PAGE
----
March 25th, 2002, 01:32 AM
I am interested in seeting up a honeypot on one of my home systems, but I'm not quite certain how to go about it. I'll tell you my best idea so far and gladly take suggestions on how to make it work better.
My current configuration is a linux iptables firewall that has an interface to the rest of the world and an interface to my internal subnet. I block almost everything that I didn't initiate and log the rest. Unfortunately, I don't get much information on whether the traffic I get is more than just a scan because I only see one packet that I drop and never hear from them again.
So what I want to do is to set up a honeypot and not just drop all the packets. Since I plan on this machine geting hacked from time to time, I obviously don't want it on my internal network. So I was thinking about adding another NIC to my firewall that runs over a crossover cable directly to the honeypot. Then I'll change the configuration on my firewall to route all of the unknown packets to the honeypot instead. Then, if I understand this correctly, all I have to do is set up tcpdump on the firewal to do full packet capture on that interface, and I should be able to see everything that happens. Am I correct or am I missing puzzle pieces? Thanks for any info you may be able to give me.
March 25th, 2002, 01:43 AM
I have used honeypots before and it is a good concept but, I would recommend for you to use a tarpit instead of a honeypot. Unlike a honeypot, a tarpit will simulate actual machines on your network. Using this utility, if you only have one box online from your ip block, you can simulate all of the others being online by using a tarpit. Tarpits greatly slow down any type of IP scan, DoS, DDoS, etc, attacks, and like honeypots, tarpits can be used to trace the intruder. And since the intruder thinks that he is busy nuking about 255 of your machines, he is really only attacking 1 real one and 254 clones. All the while, you are using your box to trace back to him and from there report him to the proper authorities. The best tarpit that I have used is LaBrea, available for download at www.hackbusters.net/LaBrea.html
March 25th, 2002, 01:51 AM
I wish I were so lucky to have an entire subnet. Then I would truly have some fun. Alas, I have but one lone IP address, and a internal non-routable subnet. So unless I misunderstand tarpits, I don't think they would apply in this situation. Thanks for the help though. Should I ever be so lucky to have a full routable subnet, I'll definitely take your advice and set up an tarpit.
March 25th, 2002, 02:00 AM
Are you running off a dial-up connection? If so, you should not bother IMO with either Honeypots nor Tarpits, they are mostly for networks w/fast connections that are always on connections.
March 25th, 2002, 02:07 AM
It's a cable modem, but I still only have one IP address.
March 25th, 2002, 08:30 PM
For the best information about Honeynets, what they are, and how to build them, visit this site:
March 25th, 2002, 08:31 PM
Mankind have a great aversion to intellectual labor; but even supposing knowledge to be easily attainable, more people would be content to be ignorant than would take even a little trouble to acquire it.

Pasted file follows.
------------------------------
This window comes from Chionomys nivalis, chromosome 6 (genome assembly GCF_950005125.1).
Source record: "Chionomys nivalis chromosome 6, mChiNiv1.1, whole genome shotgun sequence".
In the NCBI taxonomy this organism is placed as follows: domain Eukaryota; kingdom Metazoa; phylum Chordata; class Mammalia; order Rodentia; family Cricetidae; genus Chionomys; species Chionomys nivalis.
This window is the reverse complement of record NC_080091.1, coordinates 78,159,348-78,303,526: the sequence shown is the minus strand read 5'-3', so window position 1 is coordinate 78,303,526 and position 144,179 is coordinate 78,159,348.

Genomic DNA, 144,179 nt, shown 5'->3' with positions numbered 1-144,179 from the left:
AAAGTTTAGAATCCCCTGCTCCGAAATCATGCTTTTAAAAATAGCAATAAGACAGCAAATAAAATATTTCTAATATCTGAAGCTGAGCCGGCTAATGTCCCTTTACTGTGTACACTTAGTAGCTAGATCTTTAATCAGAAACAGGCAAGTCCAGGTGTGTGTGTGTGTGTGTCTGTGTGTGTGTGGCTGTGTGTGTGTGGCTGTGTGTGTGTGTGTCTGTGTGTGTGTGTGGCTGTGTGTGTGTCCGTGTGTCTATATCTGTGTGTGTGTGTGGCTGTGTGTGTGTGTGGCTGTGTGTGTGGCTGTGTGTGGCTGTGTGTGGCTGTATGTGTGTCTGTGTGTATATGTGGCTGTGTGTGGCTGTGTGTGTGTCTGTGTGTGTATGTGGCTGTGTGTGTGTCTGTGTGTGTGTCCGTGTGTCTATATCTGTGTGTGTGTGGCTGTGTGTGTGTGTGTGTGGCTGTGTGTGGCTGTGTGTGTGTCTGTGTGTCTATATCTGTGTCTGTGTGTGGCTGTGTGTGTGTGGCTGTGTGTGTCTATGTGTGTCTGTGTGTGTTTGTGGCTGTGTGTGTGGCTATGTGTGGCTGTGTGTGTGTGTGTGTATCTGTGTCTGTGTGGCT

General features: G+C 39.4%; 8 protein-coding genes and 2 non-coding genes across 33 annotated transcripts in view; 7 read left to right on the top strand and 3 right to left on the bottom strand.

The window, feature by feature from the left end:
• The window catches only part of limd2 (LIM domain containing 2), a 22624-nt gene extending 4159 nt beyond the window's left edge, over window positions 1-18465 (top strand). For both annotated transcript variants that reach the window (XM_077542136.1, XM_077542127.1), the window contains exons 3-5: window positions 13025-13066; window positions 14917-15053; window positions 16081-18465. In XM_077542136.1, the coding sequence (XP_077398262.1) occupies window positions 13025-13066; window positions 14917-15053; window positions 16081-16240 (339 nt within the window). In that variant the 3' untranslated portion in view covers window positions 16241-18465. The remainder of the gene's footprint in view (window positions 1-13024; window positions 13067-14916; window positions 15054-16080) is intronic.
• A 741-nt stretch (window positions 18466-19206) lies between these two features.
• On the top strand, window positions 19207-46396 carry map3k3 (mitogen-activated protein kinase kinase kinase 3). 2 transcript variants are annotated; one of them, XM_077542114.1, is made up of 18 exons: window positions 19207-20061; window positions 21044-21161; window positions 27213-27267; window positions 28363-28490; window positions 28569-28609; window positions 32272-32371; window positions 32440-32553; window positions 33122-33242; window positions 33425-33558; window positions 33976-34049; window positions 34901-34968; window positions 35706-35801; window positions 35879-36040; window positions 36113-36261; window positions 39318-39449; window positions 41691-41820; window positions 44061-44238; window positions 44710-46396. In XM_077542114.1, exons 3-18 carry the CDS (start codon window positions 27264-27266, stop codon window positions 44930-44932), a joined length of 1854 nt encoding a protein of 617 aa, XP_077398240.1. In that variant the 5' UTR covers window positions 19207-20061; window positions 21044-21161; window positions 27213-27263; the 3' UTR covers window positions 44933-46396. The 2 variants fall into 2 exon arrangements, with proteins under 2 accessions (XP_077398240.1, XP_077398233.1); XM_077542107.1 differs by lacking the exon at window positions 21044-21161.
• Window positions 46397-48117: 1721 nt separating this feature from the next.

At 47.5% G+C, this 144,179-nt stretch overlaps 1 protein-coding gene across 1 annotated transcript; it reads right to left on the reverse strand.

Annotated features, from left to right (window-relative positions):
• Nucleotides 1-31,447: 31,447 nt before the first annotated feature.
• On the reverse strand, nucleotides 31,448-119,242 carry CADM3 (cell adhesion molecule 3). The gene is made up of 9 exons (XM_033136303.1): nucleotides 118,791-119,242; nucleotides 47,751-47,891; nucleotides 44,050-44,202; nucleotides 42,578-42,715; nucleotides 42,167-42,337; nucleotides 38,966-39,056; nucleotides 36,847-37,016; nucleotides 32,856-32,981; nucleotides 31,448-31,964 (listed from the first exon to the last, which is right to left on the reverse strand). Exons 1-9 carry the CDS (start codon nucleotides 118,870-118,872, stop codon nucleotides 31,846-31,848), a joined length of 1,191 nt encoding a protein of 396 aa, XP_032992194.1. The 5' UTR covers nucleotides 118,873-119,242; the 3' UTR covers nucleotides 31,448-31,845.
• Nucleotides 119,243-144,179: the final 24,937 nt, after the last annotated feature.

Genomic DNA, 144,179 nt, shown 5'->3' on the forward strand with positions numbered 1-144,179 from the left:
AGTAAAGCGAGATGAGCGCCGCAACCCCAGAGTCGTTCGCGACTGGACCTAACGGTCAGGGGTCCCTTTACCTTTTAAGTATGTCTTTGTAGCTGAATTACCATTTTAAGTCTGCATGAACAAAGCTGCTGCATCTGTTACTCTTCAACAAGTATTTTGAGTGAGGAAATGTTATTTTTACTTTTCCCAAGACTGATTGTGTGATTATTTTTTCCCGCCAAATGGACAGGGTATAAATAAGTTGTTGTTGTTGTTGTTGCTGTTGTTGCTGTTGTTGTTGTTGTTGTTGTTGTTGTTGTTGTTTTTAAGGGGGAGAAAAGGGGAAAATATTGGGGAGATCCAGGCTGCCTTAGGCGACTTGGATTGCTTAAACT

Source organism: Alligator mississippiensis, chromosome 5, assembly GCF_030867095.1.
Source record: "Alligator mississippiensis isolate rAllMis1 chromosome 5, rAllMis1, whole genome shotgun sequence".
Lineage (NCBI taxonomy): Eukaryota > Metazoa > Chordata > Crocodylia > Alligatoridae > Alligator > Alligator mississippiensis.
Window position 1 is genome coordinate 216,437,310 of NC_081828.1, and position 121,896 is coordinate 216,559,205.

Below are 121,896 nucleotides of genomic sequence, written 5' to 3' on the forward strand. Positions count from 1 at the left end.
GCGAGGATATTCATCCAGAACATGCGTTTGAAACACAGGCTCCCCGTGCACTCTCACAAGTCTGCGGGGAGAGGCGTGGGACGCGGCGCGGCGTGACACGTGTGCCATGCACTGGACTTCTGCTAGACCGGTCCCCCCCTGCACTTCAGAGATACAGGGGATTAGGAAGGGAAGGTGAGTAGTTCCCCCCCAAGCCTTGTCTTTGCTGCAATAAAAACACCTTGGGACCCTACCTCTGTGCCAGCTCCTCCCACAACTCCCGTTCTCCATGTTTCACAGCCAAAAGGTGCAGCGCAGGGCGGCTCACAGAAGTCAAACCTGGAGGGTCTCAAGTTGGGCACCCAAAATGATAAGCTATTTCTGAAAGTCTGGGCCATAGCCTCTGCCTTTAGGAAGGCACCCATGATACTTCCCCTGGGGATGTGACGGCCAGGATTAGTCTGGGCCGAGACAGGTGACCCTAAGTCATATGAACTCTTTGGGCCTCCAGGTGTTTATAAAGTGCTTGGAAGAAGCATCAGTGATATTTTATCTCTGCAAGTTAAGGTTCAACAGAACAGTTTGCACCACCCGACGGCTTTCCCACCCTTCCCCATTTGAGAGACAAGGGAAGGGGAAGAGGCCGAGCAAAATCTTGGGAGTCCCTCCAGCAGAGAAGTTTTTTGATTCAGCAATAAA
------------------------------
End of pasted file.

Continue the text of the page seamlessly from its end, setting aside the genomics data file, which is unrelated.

- Samuel Johnson
March 26th, 2002, 12:01 AM
As far as static IPs are concerned...
Quote from Dick Archer...
"In addition to packet filtering, many (hardware) firewalls utilize a technology called NAT (network address translation). NAT completely hides the IP addresses of the computers behind the firewall by translating outside(public) addresses into inside(private) addresses. The private IP addresses of computers are never revealed to any users on the outside. <sic> For example, suppose your broadband provider assigned you a single static IP address, such as 220.127.116.11. To implement dynamic NAT, you would need to assign this address to the outside network interface and of your firewall and assign the inside interface an address consistent with your private network.."
In otherwords, designate yourself as a network to your computer, get a hardware firewall, and, since you have a static connection(cable modem), enable a proxy to give yourself anonymity through your firewall, thinking of your firewall as a line between you and the Internet...
"entia non sunt multiplicanda praeter necessitatem"
"entities should not be multiplied beyond necessity."
March 26th, 2002, 01:31 PM
It's good to see that someone suggested the methods I am already using. That lets me know that I am on the right track. My curret setup is really only different from your suggestion in one way. My firewall isn't a hardware firewall, but rather a linux box runnning iptables and ipmasquerading and nat. It works exactly as you described it, hiding all of the ip's behind it and making five machines appear like one to the outside world. Only I don't have to use a proxy - I simply point all my internal machines to the firewall as a gateway and it does the rest. All of this is up and currently functioning fawlessly. I just wanted to know the best way to hang a honeypot off the side of my firewall so that it wouldn't be on the same lan as the rest of my boxes. Thanks for the suggestion though. It's nice to know I'm doing something right.
April 18th, 2002, 05:09 PM
Re: Firewall/Honeypot Advice
well simply i would go out and buy or geta cracked version of VM ware 3.0 or higher it aloows you to setup virtual machines on one system and allows them to bridge network witch means setup up a network with x machines on one system for more advice i would go to the web site
and do some reserach coz far as i know its the best program out there and at the same time you can learn about networks and there problems i use this software daily for free and all other microsoft products.
Regards Agent Nomad